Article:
Happy New Year

AS the sun sets on one of the most eventful years in the history of Zambia, a new dawn and a new  year called 2016 is born.

Today is New Year’s day, the first day on the Gregorian and Julian calendars and the most celebrated public holiday in modern times the world over.

Bishop John Vincent, an influential  missionary and Christian scholar of the early 20th Century, penned one of the most memorable New Year resolution post cards which summarises the wishes and aspirations of many responsible citizens of any country at the beginning of each year.

He wrote:  “I will this day try to live a simple, sincere and serene life, repelling promptly every thought of discontent, anxiety, discouragement…..cultivating cheerfulness, magnanimity, charity and the habit of holy silence.’’

He added: ‘’Excersing economy in expenditure, carefulness in conversation, diligence in appointed service, fidelity to every trust and a child-like trust in God.”

For no-one’s fault Zambia is today in the throes of a very difficult hour economically and politically. For the past seven years the country has been flying high economically, achieving a 7 per cent GDP and attracting some of the world’s most sought after investors.

Today it is crunch time. The decline in copper prices, the fall of the Kwacha and massive power outages have rendered the life of every Zambian very unpredictable indeed. Individuals, the Government and industry have to adjust their priorities.

That is why every Zambian must heed the words of Bishop Vincent more than a century ago that we need to moderate our New Year resolutions in view of the tempestous times we live in.

We must live a simple, sincere life devoid of pride, ruthless ambition and arrogance which only set us against our family, friends, work mates and political opponents . Unnecessary anxiety and discontentment will only serve to raise our blood pressure and make us disgruntled fellows incorrigible to live or interact with.

A happy-go-lucky citizen is ever ready to explore every opportunity his country offers. He is ready and willing to do his bit to advance the cause of his or her own country.  A good citizen exercises magnanimity is his or her dealings with others and does not talk about violence  or think about retaliation for any injustice suffered.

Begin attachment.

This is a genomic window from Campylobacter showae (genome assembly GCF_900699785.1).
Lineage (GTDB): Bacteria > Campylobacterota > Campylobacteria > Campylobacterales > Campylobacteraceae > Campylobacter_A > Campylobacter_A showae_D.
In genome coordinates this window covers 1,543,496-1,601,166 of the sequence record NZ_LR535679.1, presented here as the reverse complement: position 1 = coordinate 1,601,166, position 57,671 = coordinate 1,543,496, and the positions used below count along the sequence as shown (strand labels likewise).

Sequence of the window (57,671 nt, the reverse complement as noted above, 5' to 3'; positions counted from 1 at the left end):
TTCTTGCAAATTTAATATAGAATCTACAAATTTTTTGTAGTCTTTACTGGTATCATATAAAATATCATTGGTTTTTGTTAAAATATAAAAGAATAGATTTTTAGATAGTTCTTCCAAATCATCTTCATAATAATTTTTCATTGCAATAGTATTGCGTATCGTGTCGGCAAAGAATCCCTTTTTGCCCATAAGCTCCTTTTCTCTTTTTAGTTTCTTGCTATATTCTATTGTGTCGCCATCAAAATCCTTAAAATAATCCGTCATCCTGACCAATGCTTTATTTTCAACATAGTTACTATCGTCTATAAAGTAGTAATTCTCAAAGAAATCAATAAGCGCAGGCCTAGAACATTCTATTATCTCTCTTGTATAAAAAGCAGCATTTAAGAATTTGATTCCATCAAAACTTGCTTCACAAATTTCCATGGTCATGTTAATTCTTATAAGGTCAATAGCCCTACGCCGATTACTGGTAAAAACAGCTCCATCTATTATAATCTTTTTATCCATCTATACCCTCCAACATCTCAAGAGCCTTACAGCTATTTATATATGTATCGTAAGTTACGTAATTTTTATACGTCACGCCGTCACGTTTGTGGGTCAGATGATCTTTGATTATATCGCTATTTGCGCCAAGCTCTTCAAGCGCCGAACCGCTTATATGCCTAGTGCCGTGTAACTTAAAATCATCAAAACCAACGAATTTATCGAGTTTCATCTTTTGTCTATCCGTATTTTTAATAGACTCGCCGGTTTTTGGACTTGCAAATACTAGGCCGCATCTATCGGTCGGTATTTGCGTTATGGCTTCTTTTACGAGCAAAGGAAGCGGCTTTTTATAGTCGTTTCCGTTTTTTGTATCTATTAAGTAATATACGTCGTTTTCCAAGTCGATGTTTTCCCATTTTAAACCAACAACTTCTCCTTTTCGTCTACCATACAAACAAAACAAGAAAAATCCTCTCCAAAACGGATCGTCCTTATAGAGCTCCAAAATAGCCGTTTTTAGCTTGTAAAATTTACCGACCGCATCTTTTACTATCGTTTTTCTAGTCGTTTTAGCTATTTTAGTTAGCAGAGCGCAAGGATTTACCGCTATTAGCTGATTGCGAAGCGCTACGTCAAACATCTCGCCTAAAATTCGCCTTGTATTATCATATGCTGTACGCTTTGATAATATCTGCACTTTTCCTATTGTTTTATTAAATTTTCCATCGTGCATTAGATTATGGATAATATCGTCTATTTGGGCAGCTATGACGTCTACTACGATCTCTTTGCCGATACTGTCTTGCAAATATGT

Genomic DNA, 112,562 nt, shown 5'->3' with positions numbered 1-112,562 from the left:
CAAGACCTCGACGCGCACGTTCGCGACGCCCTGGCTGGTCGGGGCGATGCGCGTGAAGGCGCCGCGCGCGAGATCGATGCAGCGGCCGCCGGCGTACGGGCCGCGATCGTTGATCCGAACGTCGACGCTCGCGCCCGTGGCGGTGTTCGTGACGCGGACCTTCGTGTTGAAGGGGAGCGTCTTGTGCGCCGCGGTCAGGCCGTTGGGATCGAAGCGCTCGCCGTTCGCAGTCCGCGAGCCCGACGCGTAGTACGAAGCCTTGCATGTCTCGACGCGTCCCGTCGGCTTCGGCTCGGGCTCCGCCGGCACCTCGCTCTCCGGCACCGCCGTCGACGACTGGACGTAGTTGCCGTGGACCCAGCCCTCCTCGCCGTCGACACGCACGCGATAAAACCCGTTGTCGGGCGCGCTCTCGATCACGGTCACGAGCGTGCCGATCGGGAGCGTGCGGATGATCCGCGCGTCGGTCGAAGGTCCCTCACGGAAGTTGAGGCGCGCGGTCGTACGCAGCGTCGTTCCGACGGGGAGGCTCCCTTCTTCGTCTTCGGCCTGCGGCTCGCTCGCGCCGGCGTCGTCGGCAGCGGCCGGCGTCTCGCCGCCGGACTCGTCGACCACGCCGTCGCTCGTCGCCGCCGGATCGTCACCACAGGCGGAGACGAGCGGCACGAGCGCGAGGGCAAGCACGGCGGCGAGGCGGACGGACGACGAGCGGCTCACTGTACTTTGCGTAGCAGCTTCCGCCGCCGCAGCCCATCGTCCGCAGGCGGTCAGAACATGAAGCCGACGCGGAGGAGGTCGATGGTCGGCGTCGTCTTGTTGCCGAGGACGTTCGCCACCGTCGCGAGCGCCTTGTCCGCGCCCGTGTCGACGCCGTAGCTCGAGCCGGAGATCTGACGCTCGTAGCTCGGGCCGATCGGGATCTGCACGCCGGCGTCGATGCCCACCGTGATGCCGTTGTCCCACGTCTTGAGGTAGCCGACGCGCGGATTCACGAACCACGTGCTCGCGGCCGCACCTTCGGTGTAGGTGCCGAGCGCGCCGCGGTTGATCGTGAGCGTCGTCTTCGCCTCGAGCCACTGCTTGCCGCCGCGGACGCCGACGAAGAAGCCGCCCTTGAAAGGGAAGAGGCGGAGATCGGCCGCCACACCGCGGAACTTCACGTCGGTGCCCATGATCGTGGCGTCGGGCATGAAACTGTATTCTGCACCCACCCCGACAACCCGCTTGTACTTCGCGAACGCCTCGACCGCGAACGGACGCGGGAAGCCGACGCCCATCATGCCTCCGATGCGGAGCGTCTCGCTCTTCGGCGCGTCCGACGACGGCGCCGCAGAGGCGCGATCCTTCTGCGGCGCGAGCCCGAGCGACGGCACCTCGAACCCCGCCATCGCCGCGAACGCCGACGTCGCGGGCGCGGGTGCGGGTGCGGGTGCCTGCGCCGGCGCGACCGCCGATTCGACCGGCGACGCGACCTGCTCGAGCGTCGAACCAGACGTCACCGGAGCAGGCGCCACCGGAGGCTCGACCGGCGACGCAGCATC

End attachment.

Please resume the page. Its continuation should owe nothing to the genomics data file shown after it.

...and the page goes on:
We now have a new Constitution which calls for courage to achieve that which we have always desired in the national document.  We need to put our heads together to usher in a new era for our political and legislative dispensation.

Our New Year resolutions should be how we should use the new national facilities such as good roads,  better schools and patient-friendly and well equipped hospitals to make our lives better.

Our political discourse must be civil, loving and issue-based bearing in mind that careless talk and hate speech are not part of the genuine Zambian vocabulary. It is the language of the gutter press and the uncouth politician who has no place in today’s new constitutional dispensation.

Like our President declared yesterday in his New Year message, Zambia is ‘‘bigger than anyone of us and therefore citizens of goodwill must ignore those politicians who seek State power through divisive tendencies such as descending to base instincts of tribe, colour, sex and other such issues’’.

Indeed the problems that confront us cannot be the reason for hating one another; we should be a nation of tolerance, people who engage each other easily and simply; a nation of hope and peaceful co-existence – the  virtues of a Christian nation that we are.

Whatever challenges we face as individuals and country, we should remember to exercise economy in expenditure, carefulness in our conversation lest we offend others, diligence in every assignment given us to do, fidelity to those we love most and, most importantly, exercise child-like love for God our maker.

That way we can make Zambia the great country that we all seek it to be.

Categorized | Editorial

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